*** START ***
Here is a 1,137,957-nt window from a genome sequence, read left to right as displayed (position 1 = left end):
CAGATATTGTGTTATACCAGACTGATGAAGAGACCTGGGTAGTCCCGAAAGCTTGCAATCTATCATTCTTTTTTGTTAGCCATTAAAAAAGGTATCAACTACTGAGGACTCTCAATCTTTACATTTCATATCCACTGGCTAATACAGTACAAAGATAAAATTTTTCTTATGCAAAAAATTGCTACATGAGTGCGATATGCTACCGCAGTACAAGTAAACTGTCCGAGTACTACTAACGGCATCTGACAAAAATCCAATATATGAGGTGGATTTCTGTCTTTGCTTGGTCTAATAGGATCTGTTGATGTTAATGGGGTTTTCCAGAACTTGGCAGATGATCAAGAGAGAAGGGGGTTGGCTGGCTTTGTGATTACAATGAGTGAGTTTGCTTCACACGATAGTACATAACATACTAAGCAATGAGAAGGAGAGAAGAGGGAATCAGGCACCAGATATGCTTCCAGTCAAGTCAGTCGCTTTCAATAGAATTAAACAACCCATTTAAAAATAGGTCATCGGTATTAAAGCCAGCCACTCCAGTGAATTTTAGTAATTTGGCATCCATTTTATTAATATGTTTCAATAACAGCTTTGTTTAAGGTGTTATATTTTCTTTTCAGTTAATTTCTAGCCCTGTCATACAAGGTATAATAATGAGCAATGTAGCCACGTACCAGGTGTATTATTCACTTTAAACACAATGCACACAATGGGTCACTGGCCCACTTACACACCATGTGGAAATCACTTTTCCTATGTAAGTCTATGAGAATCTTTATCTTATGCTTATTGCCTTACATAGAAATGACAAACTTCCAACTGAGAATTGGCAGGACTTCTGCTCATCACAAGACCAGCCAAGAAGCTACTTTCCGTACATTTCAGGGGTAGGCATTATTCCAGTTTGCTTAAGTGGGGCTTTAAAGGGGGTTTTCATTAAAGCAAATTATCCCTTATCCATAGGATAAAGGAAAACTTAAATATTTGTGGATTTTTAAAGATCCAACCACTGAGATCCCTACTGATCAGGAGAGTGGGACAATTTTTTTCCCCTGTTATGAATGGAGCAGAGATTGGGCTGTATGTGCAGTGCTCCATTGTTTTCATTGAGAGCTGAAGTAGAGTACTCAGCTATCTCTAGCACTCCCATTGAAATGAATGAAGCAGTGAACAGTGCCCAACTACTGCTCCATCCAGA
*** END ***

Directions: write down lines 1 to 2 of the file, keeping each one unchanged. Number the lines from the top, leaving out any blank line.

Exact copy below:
Here is a 1,137,957-nt window from a genome sequence, read left to right as displayed (position 1 = left end):
CAGATATTGTGTTATACCAGACTGATGAAGAGACCTGGGTAGTCCCGAAAGCTTGCAATCTATCATTCTTTTTTGTTAGCCATTAAAAAAGGTATCAACTACTGAGGACTCTCAATCTTTACATTTCATATCCACTGGCTAATACAGTACAAAGATAAAATTTTTCTTATGCAAAAAATTGCTACATGAGTGCGATATGCTACCGCAGTACAAGTAAACTGTCCGAGTACTACTAACGGCATCTGACAAAAATCCAATATATGAGGTGGATTTCTGTCTTTGCTTGGTCTAATAGGATCTGTTGATGTTAATGGGGTTTTCCAGAACTTGGCAGATGATCAAGAGAGAAGGGGGTTGGCTGGCTTTGTGATTACAATGAGTGAGTTTGCTTCACACGATAGTACATAACATACTAAGCAATGAGAAGGAGAGAAGAGGGAATCAGGCACCAGATATGCTTCCAGTCAAGTCAGTCGCTTTCAATAGAATTAAACAACCCATTTAAAAATAGGTCATCGGTATTAAAGCCAGCCACTCCAGTGAATTTTAGTAATTTGGCATCCATTTTATTAATATGTTTCAATAACAGCTTTGTTTAAGGTGTTATATTTTCTTTTCAGTTAATTTCTAGCCCTGTCATACAAGGTATAATAATGAGCAATGTAGCCACGTACCAGGTGTATTATTCACTTTAAACACAATGCACACAATGGGTCACTGGCCCACTTACACACCATGTGGAAATCACTTTTCCTATGTAAGTCTATGAGAATCTTTATCTTATGCTTATTGCCTTACATAGAAATGACAAACTTCCAACTGAGAATTGGCAGGACTTCTGCTCATCACAAGACCAGCCAAGAAGCTACTTTCCGTACATTTCAGGGGTAGGCATTATTCCAGTTTGCTTAAGTGGGGCTTTAAAGGGGGTTTTCATTAAAGCAAATTATCCCTTATCCATAGGATAAAGGAAAACTTAAATATTTGTGGATTTTTAAAGATCCAACCACTGAGATCCCTACTGATCAGGAGAGTGGGACAATTTTTTTCCCCTGTTATGAATGGAGCAGAGATTGGGCTGTATGTGCAGTGCTCCATTGTTTTCATTGAGAGCTGAAGTAGAGTACTCAGCTATCTCTAGCACTCCCATTGAAATGAATGAAGCAGTGAACAGTGCCCAACTACTGCTCCATCCAGA